The Social Aspects of Being Whole Food, Plant-Based

I live in an area that is known for its golf courses. For many, life centers around the game of golf, and social events will always find people avidly talking about their golf game. And I think that's great. People are talking about what interests them. And while I'm not a golfer, I will politely listen to conversations about golfing games. Sometimes, people will suggest that I take up golf.

However, not all topics work that way. For example, all I need to do is mention the fact that I'm a vegan, and many people either become defensive, hostile or they walk away. Sometimes, nothing needs to even be said. It can happen just by somebody observing the food choices that I make at a party or in a restaurant. And that will raise questions that will then result in either defensiveness, hostility or walking away. I think most of us who have been following a whole food, plant-based diet have been there.

It's like just the act of being whole food, plant-based is a taboo when out in public. Sometimes, I think the thought is that I can do what I want in the privacy of my own home, but  when out with others I need to not make them feel guilty or afraid. And that means eating like they do and not talking about how I eat.

I do make it a practice to not talk about how I eat unless asked a question that leads to it. While I know others might disagree with that approach, I've found that being aggressive in one on one communications only turns people off more. And that doesn't change anything in the end. But if people ask me questions about how I eat, I do answer those questions. And as long as they appear to be interested in what I have to say, I will speak about how I eat.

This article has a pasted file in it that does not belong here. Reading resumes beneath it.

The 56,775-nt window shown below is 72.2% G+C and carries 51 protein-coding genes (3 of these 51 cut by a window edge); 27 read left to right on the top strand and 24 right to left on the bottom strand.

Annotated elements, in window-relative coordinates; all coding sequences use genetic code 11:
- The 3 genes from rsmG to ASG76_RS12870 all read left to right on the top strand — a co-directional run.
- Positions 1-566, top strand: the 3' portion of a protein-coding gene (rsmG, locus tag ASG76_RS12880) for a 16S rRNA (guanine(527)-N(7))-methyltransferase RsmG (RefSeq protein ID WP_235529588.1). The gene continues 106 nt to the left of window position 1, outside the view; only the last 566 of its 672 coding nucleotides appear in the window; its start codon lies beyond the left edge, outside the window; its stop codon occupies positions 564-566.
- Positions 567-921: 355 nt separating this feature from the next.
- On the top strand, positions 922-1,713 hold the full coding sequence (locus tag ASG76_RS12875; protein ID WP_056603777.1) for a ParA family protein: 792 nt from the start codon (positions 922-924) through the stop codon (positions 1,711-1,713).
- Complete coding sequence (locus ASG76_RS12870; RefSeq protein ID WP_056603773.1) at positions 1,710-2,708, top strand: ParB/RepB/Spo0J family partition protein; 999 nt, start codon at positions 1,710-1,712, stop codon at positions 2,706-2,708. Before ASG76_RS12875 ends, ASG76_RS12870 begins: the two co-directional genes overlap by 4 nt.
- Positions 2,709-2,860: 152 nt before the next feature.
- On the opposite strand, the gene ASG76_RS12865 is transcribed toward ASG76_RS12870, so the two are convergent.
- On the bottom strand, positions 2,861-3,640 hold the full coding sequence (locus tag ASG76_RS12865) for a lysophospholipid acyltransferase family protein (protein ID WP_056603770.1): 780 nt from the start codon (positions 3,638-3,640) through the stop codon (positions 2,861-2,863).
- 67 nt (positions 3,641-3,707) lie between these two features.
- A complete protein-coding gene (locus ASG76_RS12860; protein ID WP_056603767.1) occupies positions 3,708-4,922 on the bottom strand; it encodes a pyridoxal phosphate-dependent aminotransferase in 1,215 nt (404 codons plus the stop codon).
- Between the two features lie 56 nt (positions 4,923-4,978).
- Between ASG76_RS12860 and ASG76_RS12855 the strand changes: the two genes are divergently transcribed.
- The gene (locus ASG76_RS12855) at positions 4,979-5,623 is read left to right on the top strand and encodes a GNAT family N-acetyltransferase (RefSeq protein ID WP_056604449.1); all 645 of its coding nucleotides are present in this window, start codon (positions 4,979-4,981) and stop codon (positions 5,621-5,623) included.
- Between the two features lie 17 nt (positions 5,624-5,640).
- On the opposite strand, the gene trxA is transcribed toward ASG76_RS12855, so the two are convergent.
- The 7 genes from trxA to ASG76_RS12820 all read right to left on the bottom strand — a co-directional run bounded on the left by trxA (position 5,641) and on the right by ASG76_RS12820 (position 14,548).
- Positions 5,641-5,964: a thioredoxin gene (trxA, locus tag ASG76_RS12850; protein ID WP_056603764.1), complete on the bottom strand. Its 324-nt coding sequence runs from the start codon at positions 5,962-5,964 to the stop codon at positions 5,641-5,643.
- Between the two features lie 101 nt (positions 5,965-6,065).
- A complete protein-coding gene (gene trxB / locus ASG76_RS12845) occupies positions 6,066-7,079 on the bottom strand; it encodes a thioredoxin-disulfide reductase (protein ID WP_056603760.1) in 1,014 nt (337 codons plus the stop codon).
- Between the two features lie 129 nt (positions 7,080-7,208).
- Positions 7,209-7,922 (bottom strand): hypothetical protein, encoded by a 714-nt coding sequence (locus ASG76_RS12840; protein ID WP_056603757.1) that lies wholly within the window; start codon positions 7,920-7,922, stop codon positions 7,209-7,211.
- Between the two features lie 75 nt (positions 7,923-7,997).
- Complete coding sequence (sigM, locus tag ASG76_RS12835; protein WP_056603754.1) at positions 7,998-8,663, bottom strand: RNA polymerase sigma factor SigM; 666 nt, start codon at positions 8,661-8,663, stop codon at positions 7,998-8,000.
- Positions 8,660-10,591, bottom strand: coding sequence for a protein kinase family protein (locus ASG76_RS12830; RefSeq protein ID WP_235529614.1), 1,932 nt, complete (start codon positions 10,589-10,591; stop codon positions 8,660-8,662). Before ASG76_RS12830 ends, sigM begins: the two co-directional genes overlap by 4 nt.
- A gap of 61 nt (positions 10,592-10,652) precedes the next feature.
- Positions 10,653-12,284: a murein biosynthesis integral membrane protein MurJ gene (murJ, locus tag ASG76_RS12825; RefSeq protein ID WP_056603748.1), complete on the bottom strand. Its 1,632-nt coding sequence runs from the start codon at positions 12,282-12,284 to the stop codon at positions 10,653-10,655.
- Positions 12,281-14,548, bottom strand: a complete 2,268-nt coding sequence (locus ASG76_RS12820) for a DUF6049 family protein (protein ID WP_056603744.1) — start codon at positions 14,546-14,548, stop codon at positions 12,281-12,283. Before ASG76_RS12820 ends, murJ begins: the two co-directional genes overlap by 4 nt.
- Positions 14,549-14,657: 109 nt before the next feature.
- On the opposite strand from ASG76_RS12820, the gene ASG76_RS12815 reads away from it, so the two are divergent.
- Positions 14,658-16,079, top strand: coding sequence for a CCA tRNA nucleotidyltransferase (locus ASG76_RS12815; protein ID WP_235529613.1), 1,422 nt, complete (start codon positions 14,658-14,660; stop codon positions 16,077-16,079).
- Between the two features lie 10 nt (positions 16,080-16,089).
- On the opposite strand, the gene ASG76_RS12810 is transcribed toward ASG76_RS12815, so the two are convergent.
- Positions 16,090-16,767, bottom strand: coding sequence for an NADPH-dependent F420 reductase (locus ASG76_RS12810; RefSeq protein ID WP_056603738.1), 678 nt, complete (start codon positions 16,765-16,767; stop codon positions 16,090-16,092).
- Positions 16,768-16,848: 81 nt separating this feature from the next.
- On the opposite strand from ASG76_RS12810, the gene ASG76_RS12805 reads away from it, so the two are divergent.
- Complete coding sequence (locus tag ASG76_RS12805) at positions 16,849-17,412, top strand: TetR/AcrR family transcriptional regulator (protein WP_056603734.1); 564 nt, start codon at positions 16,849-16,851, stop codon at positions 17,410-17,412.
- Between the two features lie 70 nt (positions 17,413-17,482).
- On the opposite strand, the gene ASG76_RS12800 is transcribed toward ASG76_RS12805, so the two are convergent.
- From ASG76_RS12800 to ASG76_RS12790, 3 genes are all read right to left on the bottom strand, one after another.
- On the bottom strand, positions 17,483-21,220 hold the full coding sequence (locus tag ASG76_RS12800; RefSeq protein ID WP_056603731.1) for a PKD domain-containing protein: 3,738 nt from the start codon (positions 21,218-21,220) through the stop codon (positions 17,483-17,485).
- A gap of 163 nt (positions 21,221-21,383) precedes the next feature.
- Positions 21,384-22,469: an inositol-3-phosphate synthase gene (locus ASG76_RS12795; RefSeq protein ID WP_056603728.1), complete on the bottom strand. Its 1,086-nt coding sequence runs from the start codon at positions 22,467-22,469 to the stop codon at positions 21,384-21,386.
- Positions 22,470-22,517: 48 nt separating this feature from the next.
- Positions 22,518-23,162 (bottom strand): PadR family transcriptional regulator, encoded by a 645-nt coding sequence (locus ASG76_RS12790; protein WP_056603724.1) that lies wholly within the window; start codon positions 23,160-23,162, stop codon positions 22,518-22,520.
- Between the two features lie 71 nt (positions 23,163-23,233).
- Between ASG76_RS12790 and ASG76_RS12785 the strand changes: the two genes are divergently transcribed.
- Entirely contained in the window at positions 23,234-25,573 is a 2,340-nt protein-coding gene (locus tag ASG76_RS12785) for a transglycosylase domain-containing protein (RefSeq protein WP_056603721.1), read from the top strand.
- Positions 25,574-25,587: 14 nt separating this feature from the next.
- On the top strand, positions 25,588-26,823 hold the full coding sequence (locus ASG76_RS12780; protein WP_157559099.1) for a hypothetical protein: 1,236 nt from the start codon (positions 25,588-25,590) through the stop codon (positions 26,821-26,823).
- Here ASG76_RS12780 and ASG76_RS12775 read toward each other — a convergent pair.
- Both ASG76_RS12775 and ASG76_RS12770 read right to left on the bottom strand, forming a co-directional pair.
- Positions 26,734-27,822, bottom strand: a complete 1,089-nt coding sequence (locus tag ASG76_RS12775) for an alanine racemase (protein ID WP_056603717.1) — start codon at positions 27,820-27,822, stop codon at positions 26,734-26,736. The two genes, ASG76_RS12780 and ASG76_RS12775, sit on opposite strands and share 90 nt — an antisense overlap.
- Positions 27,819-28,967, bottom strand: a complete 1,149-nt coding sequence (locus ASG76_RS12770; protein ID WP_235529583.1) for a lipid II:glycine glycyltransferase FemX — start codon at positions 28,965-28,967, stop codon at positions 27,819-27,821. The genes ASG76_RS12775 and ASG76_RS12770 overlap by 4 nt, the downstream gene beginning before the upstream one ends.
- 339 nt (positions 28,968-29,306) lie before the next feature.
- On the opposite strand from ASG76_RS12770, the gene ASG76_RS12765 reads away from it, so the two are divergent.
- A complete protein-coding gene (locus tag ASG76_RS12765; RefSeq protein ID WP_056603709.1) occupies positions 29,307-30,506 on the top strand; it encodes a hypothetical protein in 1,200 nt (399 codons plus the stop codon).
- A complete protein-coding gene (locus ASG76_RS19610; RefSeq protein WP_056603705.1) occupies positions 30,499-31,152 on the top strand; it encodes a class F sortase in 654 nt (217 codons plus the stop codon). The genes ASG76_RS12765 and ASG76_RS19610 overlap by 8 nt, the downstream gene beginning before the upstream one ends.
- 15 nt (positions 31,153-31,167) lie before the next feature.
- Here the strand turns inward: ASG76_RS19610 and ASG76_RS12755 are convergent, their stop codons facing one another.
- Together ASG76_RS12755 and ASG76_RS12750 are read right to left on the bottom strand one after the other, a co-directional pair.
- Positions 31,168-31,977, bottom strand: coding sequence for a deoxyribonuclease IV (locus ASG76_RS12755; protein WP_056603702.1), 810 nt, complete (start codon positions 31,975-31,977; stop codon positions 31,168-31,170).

But that's the exception rather than the rule. I find most people want to believe that they already eat healthily. And they don't want to hear that they don't. Instead, what they want is confirmation that they do eat healthily. And if I fail to give them that confirmation, then they become angry or upset, even without me saying anything more about how I eat or what I think they should change in their diet. The socially correct thing to do, or should I say the politically correct thing to do, is to give them confirmation or approval for their diet. But doing so would be wrong too.

What I try to do, if somebody shows a potential interest, is to just describe the successes that I've seen in following a whole food, plant-based diet. That would be the weight that I've lost, the prescriptions I no longer take, the changes in energy level I've seen, the medical conditions that have changed, my numbers, etc. Those are the things that convince people and interest people. Then if they want to know how to get started, I will suggest that they watch Forks Over Knives and then maybe start with Dr. Barnard's 21-Day Kickstart Program.

But I also recognize that those are the exceptional social encounters. Most people would prefer the subject never come up. And that's how it's been throughout history. Most big movements and societal changes that we take for granted today have been resisted by the average person throughout history. I believe we are on the precipice of a large social movement that will result in significant changes in how we eat. And this movement is no different than other large movements. I believe change will happen and fifty years from now, people will look back on meat eating in much the same way that we look back on cigarette smoking now. It will be that way in 50 years because our current course is not sustainable. Not from a health perspective, not from an economic perspective and not from an environmental perspective. We are on the right side of history on this. And we just need to recognize that many people will not come along easily. But in the end, they will come along. It's never easy being at the front end of a significant social movement however. That's because it's never recognized as such by most people until the tide has fully turned. And then suddenly, everybody will be talking about how they always felt that way, it's just that....(you can fill in the blank).